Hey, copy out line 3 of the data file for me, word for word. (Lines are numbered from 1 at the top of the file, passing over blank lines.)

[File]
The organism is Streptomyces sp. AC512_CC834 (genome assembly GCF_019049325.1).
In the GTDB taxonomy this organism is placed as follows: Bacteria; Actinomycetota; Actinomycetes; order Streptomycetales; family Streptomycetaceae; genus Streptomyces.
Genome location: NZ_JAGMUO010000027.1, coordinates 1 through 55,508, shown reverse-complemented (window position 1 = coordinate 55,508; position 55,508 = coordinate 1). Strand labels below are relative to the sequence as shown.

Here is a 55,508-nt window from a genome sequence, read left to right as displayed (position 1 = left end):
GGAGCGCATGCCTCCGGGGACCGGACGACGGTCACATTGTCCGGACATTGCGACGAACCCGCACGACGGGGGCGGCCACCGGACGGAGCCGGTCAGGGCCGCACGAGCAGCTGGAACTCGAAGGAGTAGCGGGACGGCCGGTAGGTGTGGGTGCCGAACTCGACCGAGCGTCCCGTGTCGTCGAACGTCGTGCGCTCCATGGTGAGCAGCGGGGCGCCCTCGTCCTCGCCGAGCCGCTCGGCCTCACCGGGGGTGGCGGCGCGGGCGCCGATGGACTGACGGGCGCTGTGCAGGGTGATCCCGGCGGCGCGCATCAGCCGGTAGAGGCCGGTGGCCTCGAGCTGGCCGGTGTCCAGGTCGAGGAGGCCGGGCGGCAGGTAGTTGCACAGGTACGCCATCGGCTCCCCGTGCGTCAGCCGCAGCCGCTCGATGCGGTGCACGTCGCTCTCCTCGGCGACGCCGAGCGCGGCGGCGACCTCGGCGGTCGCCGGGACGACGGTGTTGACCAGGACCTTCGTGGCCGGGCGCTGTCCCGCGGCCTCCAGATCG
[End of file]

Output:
Genome location: NZ_JAGMUO010000027.1, coordinates 1 through 55,508, shown reverse-complemented (window position 1 = coordinate 55,508; position 55,508 = coordinate 1). Strand labels below are relative to the sequence as shown.